12. Think about if there is enough beer for weekend
  13. Go get beer
  14. Walk around outside and look at yard
  15. Get dressed
  16. Have a beer when it’s 4:00 because it’s the long weekend
  17. Throw away the now rotten strawberries I bought 5 days ago to make jam

Wow – that’s a lot of checkmarks!  I got 17 things done! Notice there are no meal preparations written down.  I don’t want to set any precedents.  If I make a meal for the family, then good for me – but I don’t need the pressure of them seeing it written on the list, because then expectations are just too high.

The other alternative that might be equally satisfying would be to have a “To-Don’t” list.  On it I would list all the things that I’m not going to do that day, and then I could also still have the pleasure of checking them off.  It would have things like:

  1. Clean Windows
  2. Water Plants
  3. Get on the scales
  4. Clean out the fridge
  5. Lay mirror flat on the table and then look down into it*

(*If babies “make strange” and get hysterical when you peer into their carriage or crib, you might want to try this – the mystery may be solved)

I think the “To-Don’t” list might be equally fulfilling, because it amounts to checking stuff off, and then basking in the warm glow of accomplishment.  And what’s not to like about that?  So my calendar isn’t as filled as it once was.  Times change. To steal a quote from Jerry Seinfeld:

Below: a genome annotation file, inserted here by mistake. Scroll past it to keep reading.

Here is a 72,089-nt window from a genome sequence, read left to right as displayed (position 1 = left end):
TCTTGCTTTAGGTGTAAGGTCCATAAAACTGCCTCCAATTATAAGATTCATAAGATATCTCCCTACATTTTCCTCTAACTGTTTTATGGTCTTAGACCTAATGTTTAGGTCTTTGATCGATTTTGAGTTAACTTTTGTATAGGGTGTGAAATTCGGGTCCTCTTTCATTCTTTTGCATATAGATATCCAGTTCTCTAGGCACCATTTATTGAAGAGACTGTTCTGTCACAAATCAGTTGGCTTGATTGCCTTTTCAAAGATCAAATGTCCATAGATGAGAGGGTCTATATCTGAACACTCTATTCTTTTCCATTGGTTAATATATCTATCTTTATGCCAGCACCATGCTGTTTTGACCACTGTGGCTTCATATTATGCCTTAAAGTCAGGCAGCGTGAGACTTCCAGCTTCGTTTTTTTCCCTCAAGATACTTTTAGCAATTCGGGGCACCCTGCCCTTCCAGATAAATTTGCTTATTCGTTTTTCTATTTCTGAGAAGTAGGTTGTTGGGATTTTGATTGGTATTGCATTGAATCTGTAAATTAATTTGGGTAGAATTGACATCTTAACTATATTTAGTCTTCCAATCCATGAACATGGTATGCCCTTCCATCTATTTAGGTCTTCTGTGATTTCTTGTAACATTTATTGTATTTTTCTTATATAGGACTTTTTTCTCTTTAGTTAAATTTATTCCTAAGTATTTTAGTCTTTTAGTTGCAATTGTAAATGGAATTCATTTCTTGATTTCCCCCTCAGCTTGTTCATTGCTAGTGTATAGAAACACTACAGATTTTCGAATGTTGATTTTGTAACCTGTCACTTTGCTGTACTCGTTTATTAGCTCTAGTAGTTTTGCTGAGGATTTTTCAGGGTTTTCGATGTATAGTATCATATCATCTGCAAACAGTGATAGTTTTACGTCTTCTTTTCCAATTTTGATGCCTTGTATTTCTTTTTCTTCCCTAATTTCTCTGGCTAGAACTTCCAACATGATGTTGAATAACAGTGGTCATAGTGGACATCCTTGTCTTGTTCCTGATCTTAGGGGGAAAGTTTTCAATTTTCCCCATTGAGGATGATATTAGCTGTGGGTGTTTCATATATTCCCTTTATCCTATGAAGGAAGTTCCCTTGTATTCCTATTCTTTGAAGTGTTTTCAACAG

“I am so busy doing nothing… that the idea of doing anything – which as you know, always leads to something – cuts into the nothing and then forces me to have to drop everything.”

I get that.



Filed under Family, Humor, Kids, Thats Life

3 responses to “To-do or not To-do

  1. Dagmar

    I concur with the to-do list you have outlined… mine is actually a little shorter 🙂 And guess what?? I am almost completely guilt-free. Working on the 2% I still feel.
    Its after 12:00 noon and I’m seriously breaking out the beer – well it is Canada Day – but honestly who needs an excuse.

    Happy C-Day!


  2. Janet

    I totally agree! I have been so busy since off work. My lists are so longggg. I go back next week to 40 plus hrs a week. The lists are going to stop then. I am going to be exhausted and obviously nothing will get done. I’ve been off 2 months. Never have I been off 2 months.I am worried and feel sick. Actually. The kids don’t help and hubby is too tired from 10 hrs a day at work. What the hell. I guess I will try really hard and see what happens eh?karen thanks for acknowledging motherhood exhaustion. Love u. Jan


  3. Alida

    I get it too – love that quote from Seinfeld.


Leave a Reply

Fill in your details below or click an icon to log in: Logo

You are commenting using your account. Log Out /  Change )

Google photo

You are commenting using your Google account. Log Out /  Change )

Twitter picture

You are commenting using your Twitter account. Log Out /  Change )

Facebook photo

You are commenting using your Facebook account. Log Out /  Change )

Connecting to %s